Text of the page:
RMK Research Council supports research about the afforestation of cut-over peatlands and the impact of drainage canals 28.07
RMK Research Council picked out two Estonian projects whose work they will support in the next three years.One of the supported projects will identify how to maximise the removals of green house gasses when restoring the cut-over peatlands; the other one will determine how the reconstruction work of drainage canals impact the water quality in a sparse peat bog forest. They will also examine which measures taken to protect the water most effectively saves the environment.
“Afforestation of cut-over peatlands is one option in how to reuse depleted and abandoned peat mining areas. The project will provide new knowledge on how different tree species began to grow in cut-over peatlands and what will be the emissions of green house gasses in afforested cut-over peatlands,” Kristjan Tõnisson, Member of RMK’s Management Board, explains the content and aim of the project. He added that abandoned cut-over peatlands emit a lot of green house gasses, which can be diminished by afforesting or restoring the water regime of cut-over peatlands.
“There is no thorough research on the impact of the afforestation of cut-over peatlands on the green house gasses emissions,” he notes.
According to Tõnisson, they will also receive important data from other supported research projects.
“Sparse peat bog forests are habitats with fertile soil that have emerged as a result of forest drainage, where it is important that the drainage system works effectively because it ensures the rapid growth of the forest,” he explains. The research project will evaluate the efficiency of various environmental facilities in preventing the transmission of sediments in the water and this knowledge can be applied to diminish the environmental impact of forest improvement systems.
The Professor of Physical Geography and Landscape Ecology at the University of Tartu leads the cut-over peatlands project and Ülo Mender and the Co-Professor of Environmental Technology, Kuno Kasak leads the sparse peat bog project.
RMK supports the projects with a total of 430,000 euros within the three year period.
This year, RMK proposed ten topics for researchers to apply for funding, with seven projects being applied for. In addition to the selected topics, the applicants wished to examine forest passerines, European spruce bark beetles, forest streams and gain new knowledge about remote monitoring.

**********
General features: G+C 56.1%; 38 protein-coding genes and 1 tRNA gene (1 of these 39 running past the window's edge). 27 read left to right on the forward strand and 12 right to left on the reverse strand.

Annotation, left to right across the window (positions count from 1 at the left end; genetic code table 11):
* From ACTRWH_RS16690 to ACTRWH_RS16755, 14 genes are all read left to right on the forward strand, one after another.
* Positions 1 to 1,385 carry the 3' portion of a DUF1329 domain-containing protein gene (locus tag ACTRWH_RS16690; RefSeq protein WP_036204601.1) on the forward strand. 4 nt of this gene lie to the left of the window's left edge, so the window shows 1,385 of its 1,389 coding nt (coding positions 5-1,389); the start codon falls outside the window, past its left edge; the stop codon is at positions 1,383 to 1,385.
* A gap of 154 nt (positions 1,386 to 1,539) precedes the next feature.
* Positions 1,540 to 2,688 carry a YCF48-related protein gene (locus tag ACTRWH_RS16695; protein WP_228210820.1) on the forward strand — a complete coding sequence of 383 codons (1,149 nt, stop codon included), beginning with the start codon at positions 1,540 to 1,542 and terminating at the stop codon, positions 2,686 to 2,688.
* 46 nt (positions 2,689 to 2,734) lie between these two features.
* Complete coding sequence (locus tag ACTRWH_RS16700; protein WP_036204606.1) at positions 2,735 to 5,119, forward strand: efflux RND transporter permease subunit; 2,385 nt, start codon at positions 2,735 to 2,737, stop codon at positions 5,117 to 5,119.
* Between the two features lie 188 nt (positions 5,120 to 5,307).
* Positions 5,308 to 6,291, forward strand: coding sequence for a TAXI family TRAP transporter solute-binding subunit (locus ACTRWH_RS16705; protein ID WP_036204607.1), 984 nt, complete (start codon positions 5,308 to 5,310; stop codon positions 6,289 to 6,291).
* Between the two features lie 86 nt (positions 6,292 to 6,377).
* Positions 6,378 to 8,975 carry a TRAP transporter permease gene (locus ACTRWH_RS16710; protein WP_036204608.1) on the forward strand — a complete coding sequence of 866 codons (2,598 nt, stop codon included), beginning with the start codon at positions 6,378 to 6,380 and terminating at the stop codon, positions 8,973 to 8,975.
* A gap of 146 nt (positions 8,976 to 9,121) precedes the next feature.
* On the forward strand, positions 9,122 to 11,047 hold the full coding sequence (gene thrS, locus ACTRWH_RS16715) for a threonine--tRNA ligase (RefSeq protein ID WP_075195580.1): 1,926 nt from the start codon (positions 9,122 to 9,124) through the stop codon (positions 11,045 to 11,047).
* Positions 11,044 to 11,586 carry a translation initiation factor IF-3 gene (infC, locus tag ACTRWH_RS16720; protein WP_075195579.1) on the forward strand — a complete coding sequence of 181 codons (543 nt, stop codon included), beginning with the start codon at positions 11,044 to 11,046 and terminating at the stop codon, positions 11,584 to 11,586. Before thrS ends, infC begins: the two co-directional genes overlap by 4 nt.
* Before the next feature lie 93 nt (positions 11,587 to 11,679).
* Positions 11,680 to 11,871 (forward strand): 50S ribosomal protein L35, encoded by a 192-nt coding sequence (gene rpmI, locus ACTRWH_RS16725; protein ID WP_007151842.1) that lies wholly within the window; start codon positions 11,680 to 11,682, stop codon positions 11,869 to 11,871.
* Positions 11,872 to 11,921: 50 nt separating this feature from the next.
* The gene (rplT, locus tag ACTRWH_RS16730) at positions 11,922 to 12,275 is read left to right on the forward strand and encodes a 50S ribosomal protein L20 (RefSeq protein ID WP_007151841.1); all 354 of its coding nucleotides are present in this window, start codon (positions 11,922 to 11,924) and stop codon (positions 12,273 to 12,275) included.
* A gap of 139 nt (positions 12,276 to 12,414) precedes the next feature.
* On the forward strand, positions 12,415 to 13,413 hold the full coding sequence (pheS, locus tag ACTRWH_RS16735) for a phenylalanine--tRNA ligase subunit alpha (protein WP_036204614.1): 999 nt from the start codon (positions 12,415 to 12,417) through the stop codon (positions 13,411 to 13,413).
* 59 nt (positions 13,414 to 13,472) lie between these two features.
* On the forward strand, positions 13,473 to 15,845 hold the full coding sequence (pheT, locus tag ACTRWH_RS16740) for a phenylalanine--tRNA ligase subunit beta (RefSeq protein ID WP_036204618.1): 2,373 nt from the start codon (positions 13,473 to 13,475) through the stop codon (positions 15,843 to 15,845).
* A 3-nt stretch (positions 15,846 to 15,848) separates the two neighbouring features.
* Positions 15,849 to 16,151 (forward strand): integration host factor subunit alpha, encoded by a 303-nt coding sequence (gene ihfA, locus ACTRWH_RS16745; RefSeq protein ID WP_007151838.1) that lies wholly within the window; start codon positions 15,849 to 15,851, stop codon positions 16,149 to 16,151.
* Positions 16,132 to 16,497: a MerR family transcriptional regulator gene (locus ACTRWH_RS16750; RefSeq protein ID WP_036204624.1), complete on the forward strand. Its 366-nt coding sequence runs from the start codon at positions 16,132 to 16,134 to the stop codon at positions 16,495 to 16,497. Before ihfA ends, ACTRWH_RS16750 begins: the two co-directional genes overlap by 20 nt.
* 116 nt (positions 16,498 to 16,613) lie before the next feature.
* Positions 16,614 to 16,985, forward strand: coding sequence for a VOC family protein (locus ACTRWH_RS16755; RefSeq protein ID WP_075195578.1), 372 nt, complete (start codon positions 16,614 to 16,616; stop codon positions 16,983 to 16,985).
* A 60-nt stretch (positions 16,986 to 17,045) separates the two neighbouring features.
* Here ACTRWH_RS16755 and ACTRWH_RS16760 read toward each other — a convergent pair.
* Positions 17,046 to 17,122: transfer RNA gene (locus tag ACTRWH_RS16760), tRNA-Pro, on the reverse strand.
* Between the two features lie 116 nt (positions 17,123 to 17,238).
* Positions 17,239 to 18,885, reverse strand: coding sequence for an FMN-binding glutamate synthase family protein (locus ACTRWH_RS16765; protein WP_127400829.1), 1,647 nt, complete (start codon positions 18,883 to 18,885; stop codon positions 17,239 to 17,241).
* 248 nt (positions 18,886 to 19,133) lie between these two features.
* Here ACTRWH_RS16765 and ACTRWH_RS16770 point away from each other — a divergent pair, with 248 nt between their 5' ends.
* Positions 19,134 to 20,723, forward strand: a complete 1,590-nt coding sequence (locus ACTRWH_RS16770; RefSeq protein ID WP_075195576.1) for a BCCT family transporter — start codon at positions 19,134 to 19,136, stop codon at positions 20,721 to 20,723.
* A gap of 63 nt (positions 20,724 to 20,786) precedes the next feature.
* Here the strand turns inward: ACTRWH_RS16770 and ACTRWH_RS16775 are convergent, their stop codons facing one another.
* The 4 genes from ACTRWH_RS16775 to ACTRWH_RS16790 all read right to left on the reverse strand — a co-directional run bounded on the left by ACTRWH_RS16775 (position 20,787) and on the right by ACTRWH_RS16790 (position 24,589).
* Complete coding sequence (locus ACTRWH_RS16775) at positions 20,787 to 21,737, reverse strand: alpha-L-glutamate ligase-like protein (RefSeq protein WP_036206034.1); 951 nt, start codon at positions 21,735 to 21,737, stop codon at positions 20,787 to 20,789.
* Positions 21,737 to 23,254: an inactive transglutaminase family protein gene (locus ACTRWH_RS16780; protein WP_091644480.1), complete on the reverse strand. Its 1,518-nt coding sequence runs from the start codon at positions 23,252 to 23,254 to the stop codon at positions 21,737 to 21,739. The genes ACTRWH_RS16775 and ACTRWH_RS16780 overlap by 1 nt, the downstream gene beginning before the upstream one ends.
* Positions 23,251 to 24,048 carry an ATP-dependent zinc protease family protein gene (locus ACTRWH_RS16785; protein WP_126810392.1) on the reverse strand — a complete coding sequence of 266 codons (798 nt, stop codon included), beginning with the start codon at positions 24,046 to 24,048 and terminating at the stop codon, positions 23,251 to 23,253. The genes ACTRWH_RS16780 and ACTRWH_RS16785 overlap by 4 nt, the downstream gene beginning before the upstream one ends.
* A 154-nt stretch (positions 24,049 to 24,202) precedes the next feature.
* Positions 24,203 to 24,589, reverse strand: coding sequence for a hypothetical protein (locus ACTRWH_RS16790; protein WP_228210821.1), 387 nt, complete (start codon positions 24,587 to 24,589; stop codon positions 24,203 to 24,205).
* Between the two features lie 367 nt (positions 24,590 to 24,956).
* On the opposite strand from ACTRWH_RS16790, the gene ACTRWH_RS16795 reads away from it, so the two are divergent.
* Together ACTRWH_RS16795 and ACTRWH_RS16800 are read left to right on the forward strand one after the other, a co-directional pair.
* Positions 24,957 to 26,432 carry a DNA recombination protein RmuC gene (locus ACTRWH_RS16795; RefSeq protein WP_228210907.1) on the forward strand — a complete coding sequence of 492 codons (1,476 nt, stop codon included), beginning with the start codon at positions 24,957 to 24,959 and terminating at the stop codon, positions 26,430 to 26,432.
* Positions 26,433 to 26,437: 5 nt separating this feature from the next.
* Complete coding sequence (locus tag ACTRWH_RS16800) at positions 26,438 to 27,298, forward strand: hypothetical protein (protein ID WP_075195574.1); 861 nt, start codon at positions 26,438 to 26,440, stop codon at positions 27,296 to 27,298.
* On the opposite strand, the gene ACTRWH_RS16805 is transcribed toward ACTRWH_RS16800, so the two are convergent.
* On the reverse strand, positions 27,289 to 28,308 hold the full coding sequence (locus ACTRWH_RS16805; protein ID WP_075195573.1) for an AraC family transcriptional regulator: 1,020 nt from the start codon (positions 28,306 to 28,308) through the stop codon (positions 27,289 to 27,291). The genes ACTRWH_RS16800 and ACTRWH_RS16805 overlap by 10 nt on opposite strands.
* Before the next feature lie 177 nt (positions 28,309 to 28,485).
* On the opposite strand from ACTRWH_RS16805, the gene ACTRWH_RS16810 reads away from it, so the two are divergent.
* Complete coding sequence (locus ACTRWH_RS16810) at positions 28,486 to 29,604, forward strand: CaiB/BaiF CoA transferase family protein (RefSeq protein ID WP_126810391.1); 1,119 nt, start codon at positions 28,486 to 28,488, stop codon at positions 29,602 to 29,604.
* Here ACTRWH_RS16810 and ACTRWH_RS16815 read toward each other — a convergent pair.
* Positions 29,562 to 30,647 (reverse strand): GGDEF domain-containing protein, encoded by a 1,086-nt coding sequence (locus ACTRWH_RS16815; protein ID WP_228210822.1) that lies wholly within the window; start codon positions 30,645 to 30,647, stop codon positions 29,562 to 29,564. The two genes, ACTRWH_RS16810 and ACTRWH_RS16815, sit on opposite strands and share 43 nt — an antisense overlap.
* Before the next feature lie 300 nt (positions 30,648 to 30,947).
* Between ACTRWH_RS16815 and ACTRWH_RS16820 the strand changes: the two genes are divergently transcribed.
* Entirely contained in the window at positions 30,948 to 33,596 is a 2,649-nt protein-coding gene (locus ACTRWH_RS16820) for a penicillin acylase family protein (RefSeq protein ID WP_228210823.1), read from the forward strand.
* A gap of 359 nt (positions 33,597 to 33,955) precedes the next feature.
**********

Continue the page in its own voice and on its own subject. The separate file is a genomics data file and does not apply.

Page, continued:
The research council highly appreciated the projects – they included both applied and more basic research projects. The chosen ones were a good combination of both and will provide guidelines for better forest management and preservation for RMK. Additionally, they will provide added value for research.
RMK Research Council began its activities in 2008. During this time, they have supported 19 applied research studies and paid 2.8 million euros.
You can learn more about the research projects here: https://www.rmk.ee/metsa-majandamine/teadustegevus/toetatud-uurimisprojektid
RMK takes into consideration the results of already completed research in their daily work.
Researchers of the University of Tartu and Estonian University of Life Sciences are part of the RMK Research Council, the Chairman of the Board, Aigar Kallas and Member of the Board, Kristjan Tõnisson.
An artificial wetland/cleansing marsh with dense reed vegetation can effectively catch surface depositions as well as nutrients. Under the support of RMK, researchers will also examine which measures taken to protect the water saves the environment most effectively. Photo: Kuno Kasak
Member of Management Board, RMK
+372 5691 8728